Augustine on Death Essay

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Augustine on Death

Death is a very natural occurrence in life, and everyone experiences death differently, but yet in the same way. When Augustine was a young boy his father died, and he makes a small account of this in the Confessions. Later on in life, he loses a dear friend, and his loving mother. With time, he mentally matures and death affects Augustine differently each time. The death of his father was merely mentioned in the Confessions, while the death of Monica, his mother, was an elaborate detailed account of the time of her death. The death of his close friend, when Augustine was a child made him realize that life is temporal. Growing up, Augustine was not very close to his father. He confided in his mother and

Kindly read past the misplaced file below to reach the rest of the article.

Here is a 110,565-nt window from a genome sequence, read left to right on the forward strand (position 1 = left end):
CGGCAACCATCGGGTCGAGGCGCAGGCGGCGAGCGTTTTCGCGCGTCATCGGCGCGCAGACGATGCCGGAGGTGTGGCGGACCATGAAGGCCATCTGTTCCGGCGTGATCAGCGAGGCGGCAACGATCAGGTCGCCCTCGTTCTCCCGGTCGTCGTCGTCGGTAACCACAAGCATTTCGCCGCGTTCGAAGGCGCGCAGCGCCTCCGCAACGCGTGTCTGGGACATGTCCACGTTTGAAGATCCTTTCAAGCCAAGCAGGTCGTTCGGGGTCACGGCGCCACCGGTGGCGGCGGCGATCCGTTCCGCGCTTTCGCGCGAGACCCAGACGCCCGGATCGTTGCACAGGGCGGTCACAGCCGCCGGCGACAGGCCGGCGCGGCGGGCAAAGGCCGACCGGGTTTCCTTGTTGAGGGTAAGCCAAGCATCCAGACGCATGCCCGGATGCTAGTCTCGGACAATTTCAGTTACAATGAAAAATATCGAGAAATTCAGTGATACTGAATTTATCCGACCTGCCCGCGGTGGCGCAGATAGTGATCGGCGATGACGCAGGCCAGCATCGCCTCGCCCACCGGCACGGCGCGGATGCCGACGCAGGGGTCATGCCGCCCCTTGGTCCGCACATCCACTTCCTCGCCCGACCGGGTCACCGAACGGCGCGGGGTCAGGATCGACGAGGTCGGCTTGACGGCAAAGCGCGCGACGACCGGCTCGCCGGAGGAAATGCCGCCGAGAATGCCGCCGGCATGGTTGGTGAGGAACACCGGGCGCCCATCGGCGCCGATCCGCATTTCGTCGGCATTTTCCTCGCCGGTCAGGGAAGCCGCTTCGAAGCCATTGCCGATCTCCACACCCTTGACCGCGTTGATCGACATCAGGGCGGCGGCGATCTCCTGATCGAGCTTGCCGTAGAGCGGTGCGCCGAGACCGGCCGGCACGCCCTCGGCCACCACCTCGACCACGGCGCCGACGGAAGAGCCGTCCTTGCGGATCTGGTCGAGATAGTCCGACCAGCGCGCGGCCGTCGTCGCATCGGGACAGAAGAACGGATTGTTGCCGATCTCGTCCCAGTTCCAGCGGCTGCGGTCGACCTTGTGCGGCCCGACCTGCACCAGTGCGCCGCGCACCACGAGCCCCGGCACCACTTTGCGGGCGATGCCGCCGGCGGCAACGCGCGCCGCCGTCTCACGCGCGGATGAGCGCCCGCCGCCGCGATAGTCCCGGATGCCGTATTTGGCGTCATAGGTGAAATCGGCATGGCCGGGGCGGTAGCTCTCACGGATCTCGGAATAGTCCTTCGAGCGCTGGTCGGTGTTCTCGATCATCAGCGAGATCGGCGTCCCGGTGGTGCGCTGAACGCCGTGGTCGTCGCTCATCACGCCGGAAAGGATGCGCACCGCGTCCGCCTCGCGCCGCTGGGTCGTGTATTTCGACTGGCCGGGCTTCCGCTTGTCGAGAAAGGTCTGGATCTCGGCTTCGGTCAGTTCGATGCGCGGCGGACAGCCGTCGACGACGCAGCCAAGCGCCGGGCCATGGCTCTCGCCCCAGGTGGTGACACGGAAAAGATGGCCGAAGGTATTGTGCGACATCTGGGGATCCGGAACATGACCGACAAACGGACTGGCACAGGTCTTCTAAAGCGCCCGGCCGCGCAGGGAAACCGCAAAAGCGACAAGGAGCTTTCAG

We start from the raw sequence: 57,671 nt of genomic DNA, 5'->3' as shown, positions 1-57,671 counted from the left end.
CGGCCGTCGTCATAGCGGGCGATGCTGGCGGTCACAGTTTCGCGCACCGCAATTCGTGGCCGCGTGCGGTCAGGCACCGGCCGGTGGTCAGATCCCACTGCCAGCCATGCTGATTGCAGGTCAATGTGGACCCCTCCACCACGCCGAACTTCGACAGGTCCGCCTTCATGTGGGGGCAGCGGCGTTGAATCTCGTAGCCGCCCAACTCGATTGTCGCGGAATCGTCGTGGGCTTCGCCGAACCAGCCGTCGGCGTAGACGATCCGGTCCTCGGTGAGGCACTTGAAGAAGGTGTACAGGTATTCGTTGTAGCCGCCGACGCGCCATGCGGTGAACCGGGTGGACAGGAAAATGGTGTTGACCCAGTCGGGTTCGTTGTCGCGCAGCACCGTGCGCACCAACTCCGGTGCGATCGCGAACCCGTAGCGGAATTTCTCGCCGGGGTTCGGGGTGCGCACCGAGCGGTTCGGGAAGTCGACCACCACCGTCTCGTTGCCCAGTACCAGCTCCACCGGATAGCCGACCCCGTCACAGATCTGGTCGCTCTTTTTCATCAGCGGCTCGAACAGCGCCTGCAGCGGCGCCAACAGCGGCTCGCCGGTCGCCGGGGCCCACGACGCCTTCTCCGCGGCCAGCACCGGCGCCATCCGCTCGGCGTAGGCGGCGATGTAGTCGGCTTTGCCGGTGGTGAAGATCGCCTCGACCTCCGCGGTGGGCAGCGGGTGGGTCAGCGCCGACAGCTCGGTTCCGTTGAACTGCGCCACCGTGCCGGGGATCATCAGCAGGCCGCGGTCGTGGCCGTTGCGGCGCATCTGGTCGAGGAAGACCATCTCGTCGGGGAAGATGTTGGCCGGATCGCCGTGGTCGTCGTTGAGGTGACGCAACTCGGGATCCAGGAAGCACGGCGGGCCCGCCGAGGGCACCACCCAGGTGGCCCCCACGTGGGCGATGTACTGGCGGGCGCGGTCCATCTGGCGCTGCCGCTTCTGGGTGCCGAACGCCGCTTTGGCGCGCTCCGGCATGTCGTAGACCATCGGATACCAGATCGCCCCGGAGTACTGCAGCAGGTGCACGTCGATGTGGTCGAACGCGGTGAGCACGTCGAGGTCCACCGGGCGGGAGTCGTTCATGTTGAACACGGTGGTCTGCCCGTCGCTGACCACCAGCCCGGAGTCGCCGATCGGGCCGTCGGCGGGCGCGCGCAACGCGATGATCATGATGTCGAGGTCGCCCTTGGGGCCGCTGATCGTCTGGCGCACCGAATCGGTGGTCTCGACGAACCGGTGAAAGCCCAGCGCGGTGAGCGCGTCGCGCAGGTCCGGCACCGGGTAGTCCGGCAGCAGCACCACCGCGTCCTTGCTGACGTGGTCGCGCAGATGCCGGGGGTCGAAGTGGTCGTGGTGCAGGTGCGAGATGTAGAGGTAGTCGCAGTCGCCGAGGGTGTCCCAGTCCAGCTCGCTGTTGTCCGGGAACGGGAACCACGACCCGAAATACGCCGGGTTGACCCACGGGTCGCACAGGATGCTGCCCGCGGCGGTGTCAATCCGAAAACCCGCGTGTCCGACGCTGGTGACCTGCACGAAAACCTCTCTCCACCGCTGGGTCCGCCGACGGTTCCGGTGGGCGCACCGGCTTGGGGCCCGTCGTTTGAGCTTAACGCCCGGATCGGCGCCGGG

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They both went to school together, and enjoyed each other’s company. “…I had come to have a friend who because of our shared interests was very close. He was my age, and we shared the flowering of youth. As a boy he had grown up with me, and had gone to school together and played with one another…” Augustine and this unnamed friend knew each other for a short time, yet Augustine felt that he was losing someone he had known all his life. “You [God] took the man from this life when our friendship had scarcely completed a year. It had been sweet to me beyond all sweetnesses of life that I had experienced.” The unnamed friend came down a bad fever, and he was baptized while he was unconscious. Augustine felt as if this baptismal sacrament would have no affect on him and he would carry all the sins of his childhood. The unnamed friend did awake from his unconscious state and Augustine and the friend had a minor conflict over a joke Augustine made over the friend’s baptism. The friend did not find it a laughing matter, but they did resolve the conflict. Augustine left for a few days and while he was gone, his friend passed away. Augustine explains that he was stricken with grief from the death of his friend, which made him want to leave his hometown. Everything made him think of his friend, and he was always looking for him. Augustine was constantly weeping and was a wreck. “My home became a torture to me; my father’s house a strange